Many successful songs are derived from simple, catchy chord sequences. However, there are a wealth of interesting chords and extensions that can make a song stand out more than the rest, by avoiding musical clichés and not merely ‘recycling’ the same three chords again and again.
A few of these are easy to write with, and they can even be added to a song after it is written without having to change the whole structure.
The Suspended Chord (sus)
Suspended chords are common in all music, and are created by moving the third up a semitone, into a fourth. In a C Major chord, this means the notes would be C, F, and G instead of C, E, and G; a simple substitution.
The effect a suspended chord has is to suggest that something is unresolved, meaning you can then resolve it by returning to the third, or even by moving to a different key. These chords are more successful at the beginning or end of a song if placed where the listener is expecting a simple major chord. An example of this would be in The Who’s Pinball Wizard, where the verses feature suspended chords that are resolved by returning to the third in every other bar. Sometimes a succession of different suspended chords can create a pleasant effect, but don’t try and make an entire song out of them!
The Minor Seventh Chord (m7)
Many funk and disco songs are full of minor sevenths, but they can be used to great effect in an ordinary rock or pop song. If you have a minor chord or a sequence of minor chords, try adding the seventh note in a chord’s scale onto the end of it. For example, E Minor contains the notes E, G, and B, while E Minor Seventh contains E, G, B, and D.
The extra note has a thickening effect that can be valuable in certain contexts, though don’t overdo it. It’s best to try it out with an existing song, and listen to what the seventh is doing to your harmony. It can make a progression of chords seem groovier but sacrifices the sad, dark qualities of the original minor chord. The chorus from The Bee Gees’ Night Fever is built entirely from minor seventh chords.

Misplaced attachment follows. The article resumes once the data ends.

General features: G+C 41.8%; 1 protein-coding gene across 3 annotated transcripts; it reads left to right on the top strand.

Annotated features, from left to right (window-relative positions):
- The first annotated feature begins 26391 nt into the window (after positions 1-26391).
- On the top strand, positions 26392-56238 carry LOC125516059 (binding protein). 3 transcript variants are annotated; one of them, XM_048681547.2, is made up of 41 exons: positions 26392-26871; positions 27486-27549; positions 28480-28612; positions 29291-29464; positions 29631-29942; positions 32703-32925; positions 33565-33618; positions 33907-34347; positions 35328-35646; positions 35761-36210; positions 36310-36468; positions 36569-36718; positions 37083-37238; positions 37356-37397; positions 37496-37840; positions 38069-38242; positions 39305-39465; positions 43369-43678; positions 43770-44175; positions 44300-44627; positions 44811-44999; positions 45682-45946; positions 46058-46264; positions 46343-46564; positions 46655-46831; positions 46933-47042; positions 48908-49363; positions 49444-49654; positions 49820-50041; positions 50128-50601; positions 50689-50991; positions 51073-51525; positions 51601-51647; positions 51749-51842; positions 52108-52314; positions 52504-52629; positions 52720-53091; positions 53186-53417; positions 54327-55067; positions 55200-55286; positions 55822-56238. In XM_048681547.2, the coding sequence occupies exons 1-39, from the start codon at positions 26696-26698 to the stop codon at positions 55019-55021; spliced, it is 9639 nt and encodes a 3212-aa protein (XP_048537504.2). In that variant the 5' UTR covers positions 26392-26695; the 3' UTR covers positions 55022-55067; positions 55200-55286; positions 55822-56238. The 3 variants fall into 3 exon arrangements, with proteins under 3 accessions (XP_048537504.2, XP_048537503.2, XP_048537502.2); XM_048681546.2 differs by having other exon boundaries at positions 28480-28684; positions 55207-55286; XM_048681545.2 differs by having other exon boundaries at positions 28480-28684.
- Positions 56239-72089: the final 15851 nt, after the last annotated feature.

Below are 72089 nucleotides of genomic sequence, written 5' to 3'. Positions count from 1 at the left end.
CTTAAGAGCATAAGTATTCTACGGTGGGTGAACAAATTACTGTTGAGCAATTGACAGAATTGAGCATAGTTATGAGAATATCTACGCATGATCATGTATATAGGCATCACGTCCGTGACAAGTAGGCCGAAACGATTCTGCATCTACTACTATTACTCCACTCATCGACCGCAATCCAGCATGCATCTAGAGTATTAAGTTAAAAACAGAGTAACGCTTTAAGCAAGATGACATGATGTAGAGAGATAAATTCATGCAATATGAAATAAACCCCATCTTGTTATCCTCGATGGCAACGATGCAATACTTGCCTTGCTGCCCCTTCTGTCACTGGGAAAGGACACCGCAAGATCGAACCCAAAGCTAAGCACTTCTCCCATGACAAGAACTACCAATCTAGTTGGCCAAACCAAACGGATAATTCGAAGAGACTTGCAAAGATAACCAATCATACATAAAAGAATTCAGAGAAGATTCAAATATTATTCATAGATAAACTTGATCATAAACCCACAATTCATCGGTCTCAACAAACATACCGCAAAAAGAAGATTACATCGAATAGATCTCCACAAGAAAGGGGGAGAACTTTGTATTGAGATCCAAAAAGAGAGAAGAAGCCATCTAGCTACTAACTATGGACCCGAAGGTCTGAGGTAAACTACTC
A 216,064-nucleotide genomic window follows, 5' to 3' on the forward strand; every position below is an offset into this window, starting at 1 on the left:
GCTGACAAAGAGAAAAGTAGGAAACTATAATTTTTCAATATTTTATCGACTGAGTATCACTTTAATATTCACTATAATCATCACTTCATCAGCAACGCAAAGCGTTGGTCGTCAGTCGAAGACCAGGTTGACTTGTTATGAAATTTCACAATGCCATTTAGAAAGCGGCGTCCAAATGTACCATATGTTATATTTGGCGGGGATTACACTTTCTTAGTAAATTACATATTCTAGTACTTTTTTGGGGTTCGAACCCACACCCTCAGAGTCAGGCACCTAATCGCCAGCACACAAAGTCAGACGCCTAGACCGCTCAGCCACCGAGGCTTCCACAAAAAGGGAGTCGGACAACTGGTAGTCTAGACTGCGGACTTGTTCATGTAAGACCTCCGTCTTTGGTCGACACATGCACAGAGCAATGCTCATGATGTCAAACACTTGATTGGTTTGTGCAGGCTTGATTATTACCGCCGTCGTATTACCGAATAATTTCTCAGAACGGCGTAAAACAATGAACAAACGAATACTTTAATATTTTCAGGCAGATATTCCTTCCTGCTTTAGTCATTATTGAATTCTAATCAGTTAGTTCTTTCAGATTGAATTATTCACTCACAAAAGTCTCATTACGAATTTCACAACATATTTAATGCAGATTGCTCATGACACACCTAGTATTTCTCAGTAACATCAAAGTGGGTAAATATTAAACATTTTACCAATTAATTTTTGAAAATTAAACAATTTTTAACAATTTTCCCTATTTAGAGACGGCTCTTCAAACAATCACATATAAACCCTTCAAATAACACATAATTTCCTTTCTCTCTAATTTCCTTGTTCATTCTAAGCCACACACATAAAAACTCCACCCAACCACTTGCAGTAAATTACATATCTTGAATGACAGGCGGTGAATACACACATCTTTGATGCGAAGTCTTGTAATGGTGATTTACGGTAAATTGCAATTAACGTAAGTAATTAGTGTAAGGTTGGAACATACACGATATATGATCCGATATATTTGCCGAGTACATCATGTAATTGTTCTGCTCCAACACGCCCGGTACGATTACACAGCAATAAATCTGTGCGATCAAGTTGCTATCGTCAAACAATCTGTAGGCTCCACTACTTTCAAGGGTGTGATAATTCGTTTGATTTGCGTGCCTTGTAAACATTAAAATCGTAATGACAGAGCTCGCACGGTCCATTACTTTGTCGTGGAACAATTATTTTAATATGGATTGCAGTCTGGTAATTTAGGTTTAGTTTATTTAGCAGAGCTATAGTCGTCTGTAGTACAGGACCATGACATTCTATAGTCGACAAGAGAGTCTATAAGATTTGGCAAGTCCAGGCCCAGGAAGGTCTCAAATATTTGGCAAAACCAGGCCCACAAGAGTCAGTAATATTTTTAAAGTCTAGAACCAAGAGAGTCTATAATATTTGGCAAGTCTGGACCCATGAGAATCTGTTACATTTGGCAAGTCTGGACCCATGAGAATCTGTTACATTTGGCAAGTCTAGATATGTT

The Major Seventh Chord (M7)
This chord is beautiful and surprisingly underused in favorite music. As with the minor seventh, an extra note is added, but this time it is the unflattened seventh note in the scale (the one just before the tonic itself), and it is more commonly added to a major chord. In C Major, this would make a chord with the notes C, E, G, and B.
An ordinary C7 chord would contain Bb, but the B natural adds a dreamy quality to the sound instead. As with the minor sevenths, major sevenths work well in groups so that you could make an entire chord sequence out of them for a thick, gorgeous sounds, such as in the main vamp to Elton John’s Bennie and the Jets. Experiment with them and see for yourself where they fit and where they don’t. A hard rock song rarely has a place for the major seventh chord!
The Diminished/Augmented Chord (dim/aug)
These are two separate chords, but they have a similar effect on harmony. The diminished chord replaces the usual third and fifth with their flattened equivalents (so F, A, C becomes F, Ab, Cb/B) while the augmented chord sharpens only the fifth (so F, A, C becomes F, A, C#). If you’re not used to these chords, they can seem ugly, and they are on their own.
Bear in mind that diminished and augmented chords work best as part of a sequence, where the melody “passes through” them to arrive somewhere else. The diminished chord has a sinister effect but adds a lot of colors when used to move into a new key. The augmented chord has a similar impact on the suspended chord, raising the tension before everything is resolved. Both have a significant role in David Bowie’s Life on Mars, where they are used to ascend or descend between other chords in the song’s chorus.
The Ninth, Eleventh and Thirteenth Chords (9, 11, 13)
Finally, we have three more extension chords that go beyond the seventh. Common in jazz, these chords are intended to create dense, intricate harmonies. They are formed merely by adding the note of the scale relevant to each number, so in the key of C, a C Ninth chord would include C, E, G, Bb and D (the seventh is optional but is usually retained). The eleventh adds another note to make C, E, G, Bb, D and F (again, the previous extensions are optional but help establish the direction the harmony is going in). The biggest of them all, the thirteenth of C would consist of C, E, G, Bb, D, F, A!
These chords get increasingly harder to use as they go up in number, but when applied expertly they can make even the dullest of songs seem exciting and varied. A particular example of these extended chords in action would be the introduction to Dave Brubeck’s Strange Meadow Lark, which uses all three in conjunction with various other complex chords. They do not have to be restrained to jazz alone though.